Over the next twenty years, Fermilab's Intensity Frontier program will use protons to produce intense beams of neutrinos and muons. Experiments using these beams will study rare processes more precisely and with more sensitivity than ever before providing a path to uncovering new fundamental physics that complements what can be done at collider facilities like the LHC.

PIP II is the upgrade to Fermilab's accelerator complex and is the centerpiece of Fermilab's strategy to develop the world's leading Intensity Frontier physics program. It will enable Fermilab to deliver proton beams of unprecedented power that will enable experiments of unprecedented precision.

The Intensity Frontier Department is home for Fermilab scientists, staff, and users from academic institutions around the world, working on more than 15 different experiments and projects.

Studying Neutrinos

The subatomic particles called neutrinos are among the most elusive in the particle kingdom. Scientists have built detectors underground, underwater, and at the South Pole to measure these ghostly particles that come from the sun, from supernovae and from many other celestial objects. Neutrinos fill the whole universe, with about 10 million of them per cubic foot, and most of them zip straight through the earth, and through particle detectors, without leaving a trace. Because they almost never interact with matter, only massive and sophisticated experiments can catch and measure the properties of neutrinos.

In addition to measuring neutrinos from the sky, physicists on earth use powerful accelerators to produce neutrino beams containing billions of neutrinos, of which a tiny fraction can be measured by detectors placed in the beam line. At Fermilab, the DONUT accelerator-based neutrino experiment led in 2000 to the discovery of the tau neutrino, the third of the three known types of neutrinos.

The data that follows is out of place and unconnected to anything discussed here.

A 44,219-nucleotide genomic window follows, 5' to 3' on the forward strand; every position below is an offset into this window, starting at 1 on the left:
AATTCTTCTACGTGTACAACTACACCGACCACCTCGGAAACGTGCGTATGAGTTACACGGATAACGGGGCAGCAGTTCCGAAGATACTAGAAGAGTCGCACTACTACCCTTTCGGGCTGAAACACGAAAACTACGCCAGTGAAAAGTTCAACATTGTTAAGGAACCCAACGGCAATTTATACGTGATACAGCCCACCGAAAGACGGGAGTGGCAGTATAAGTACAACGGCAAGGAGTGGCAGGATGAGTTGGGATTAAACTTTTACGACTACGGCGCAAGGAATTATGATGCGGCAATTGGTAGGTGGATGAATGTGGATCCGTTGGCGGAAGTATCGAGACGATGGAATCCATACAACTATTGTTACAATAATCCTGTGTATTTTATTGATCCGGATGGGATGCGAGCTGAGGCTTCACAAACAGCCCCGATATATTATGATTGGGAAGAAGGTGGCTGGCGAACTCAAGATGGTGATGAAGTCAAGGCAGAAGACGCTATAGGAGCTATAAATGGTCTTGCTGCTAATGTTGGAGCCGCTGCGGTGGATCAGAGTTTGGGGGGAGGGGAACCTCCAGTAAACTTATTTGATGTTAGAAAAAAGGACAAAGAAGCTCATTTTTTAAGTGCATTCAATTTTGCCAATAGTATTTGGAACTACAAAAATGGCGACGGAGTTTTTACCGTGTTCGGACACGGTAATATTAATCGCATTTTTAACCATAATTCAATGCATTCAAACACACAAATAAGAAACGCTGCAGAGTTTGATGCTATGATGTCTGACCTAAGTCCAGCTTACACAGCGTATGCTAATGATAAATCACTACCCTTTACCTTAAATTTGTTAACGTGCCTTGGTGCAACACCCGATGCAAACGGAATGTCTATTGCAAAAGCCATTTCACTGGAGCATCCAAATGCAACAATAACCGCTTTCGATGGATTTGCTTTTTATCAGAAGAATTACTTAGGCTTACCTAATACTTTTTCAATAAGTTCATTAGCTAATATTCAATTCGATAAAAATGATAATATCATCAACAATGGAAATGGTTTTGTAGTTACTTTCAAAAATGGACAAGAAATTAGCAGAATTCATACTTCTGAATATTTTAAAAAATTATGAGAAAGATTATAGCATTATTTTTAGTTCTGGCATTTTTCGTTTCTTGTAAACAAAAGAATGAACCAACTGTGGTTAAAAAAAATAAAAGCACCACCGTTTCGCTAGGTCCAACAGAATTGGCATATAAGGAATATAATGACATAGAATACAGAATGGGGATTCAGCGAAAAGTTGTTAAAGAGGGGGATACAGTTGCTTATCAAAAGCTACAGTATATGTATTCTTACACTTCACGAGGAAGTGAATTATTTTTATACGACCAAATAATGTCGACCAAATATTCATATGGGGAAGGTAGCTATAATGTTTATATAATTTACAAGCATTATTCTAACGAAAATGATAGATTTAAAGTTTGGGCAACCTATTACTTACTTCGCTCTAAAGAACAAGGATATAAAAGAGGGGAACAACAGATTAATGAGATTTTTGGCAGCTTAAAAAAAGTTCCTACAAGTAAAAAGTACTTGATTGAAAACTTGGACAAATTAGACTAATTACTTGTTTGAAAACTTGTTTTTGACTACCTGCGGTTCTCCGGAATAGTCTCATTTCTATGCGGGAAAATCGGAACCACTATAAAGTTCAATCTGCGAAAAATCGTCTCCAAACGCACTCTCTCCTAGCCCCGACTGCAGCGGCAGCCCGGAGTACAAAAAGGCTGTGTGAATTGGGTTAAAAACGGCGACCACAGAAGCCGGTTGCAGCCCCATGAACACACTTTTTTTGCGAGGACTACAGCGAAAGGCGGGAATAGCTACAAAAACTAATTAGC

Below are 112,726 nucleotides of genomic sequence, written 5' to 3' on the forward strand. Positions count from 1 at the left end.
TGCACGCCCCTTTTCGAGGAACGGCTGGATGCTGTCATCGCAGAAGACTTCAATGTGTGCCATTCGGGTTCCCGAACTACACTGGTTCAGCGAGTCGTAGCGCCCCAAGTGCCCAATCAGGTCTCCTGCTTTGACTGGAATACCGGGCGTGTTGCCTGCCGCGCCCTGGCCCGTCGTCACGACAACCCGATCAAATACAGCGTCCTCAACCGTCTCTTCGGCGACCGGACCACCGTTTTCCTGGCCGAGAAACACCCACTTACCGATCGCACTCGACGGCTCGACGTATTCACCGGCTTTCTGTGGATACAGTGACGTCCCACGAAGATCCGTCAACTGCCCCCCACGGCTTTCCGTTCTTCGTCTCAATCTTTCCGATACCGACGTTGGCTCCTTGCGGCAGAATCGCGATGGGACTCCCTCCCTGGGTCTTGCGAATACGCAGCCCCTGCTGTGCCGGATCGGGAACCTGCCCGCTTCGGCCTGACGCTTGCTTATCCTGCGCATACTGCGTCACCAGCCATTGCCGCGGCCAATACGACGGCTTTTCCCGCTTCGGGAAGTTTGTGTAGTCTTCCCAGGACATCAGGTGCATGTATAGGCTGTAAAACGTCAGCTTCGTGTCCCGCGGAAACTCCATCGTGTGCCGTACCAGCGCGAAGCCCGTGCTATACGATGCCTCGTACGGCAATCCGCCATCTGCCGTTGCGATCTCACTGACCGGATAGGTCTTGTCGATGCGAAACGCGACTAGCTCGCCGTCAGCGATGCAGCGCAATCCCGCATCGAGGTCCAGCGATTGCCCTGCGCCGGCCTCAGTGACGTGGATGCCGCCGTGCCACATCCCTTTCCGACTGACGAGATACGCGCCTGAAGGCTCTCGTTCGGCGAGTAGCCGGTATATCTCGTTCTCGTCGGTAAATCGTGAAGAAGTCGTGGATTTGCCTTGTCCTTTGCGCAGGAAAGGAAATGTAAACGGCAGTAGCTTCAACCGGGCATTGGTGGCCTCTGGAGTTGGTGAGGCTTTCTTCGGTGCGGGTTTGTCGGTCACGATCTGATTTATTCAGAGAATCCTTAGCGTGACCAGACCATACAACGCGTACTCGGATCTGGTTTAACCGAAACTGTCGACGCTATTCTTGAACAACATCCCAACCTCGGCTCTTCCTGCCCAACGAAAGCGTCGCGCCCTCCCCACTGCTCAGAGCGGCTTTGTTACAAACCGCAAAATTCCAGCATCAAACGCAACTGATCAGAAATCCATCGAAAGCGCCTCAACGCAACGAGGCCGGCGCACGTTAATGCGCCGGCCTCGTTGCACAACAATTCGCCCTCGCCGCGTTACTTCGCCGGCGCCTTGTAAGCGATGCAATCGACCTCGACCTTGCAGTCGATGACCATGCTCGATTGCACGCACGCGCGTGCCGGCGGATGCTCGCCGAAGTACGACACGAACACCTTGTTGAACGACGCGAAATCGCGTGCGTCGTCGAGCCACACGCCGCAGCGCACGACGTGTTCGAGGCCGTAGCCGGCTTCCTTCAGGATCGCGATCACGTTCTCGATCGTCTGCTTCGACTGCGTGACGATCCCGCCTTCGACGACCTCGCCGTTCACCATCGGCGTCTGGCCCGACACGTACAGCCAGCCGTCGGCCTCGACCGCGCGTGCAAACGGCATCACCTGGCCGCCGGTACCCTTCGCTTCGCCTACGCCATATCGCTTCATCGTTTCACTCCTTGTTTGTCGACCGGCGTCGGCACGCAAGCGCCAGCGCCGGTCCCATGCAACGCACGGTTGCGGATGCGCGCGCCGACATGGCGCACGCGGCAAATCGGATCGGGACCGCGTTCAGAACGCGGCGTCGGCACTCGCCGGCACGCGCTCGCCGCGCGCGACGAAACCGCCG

The NuMI beamline and the Booster Neutrino beamline deliver high intensity neutrino beams to Fermilab experiments such as MINOS and MINERvA, and for two new neutrino experiments MicroBooNE and NOvA.

PIP II and Producing Neutrino Beams

The PIP II project will enable a large increase in the power of Fermilab's proton beams. This, in turn will produce more powerful neutrino beams. See the animation below to see how this happens.

Animation: Sandbox Studio

Studying Muons

As part of the Intensity Frontier initiative, Fermilab is inaugurating experiments that hunt for physical anomalies and look for discrepancies from the predictions of the Standard Model, our theoretical framework describing fundamental interactions. Scientists working on the g-2 and Mu2e experiments use beams of muons to do this. The muon is a heavy version of the electron that can be produced in particle interactions.

The Muon g-2 experimenters will examine the precession of muons that are subjected to a magnetic field. The main goal is to test the Standard Model's predictions of this value by measuring the precession rate experimentally to a precision of 0.14 parts per million. If there is an inconsistency, it could indicate the Standard Model is incomplete and in need of revision.

The Mu2e experiment will also use an intense beam of muons but will examine a property outside the understanding of the Standard Model: the possibility of a muon-to-electron conversion.

The Standard Model is silent on the prospect of lepton conversions, such as neutrino oscillation or muon-to-electron conversions. Theorists have patched the Standard Model to include the shape-shifting behavior of neutrinos, but there is no deep understanding of why or how these transformations happen. Muon-to-electron conversions go beyond the Standard Model entirely to the realm of New Physics models.

Both the Muon g-2 and Mu2e experiments are several years away from taking data. Currently, the infrastructure for the Muon Campus is being developed.

Last modified: 10/01/2014 |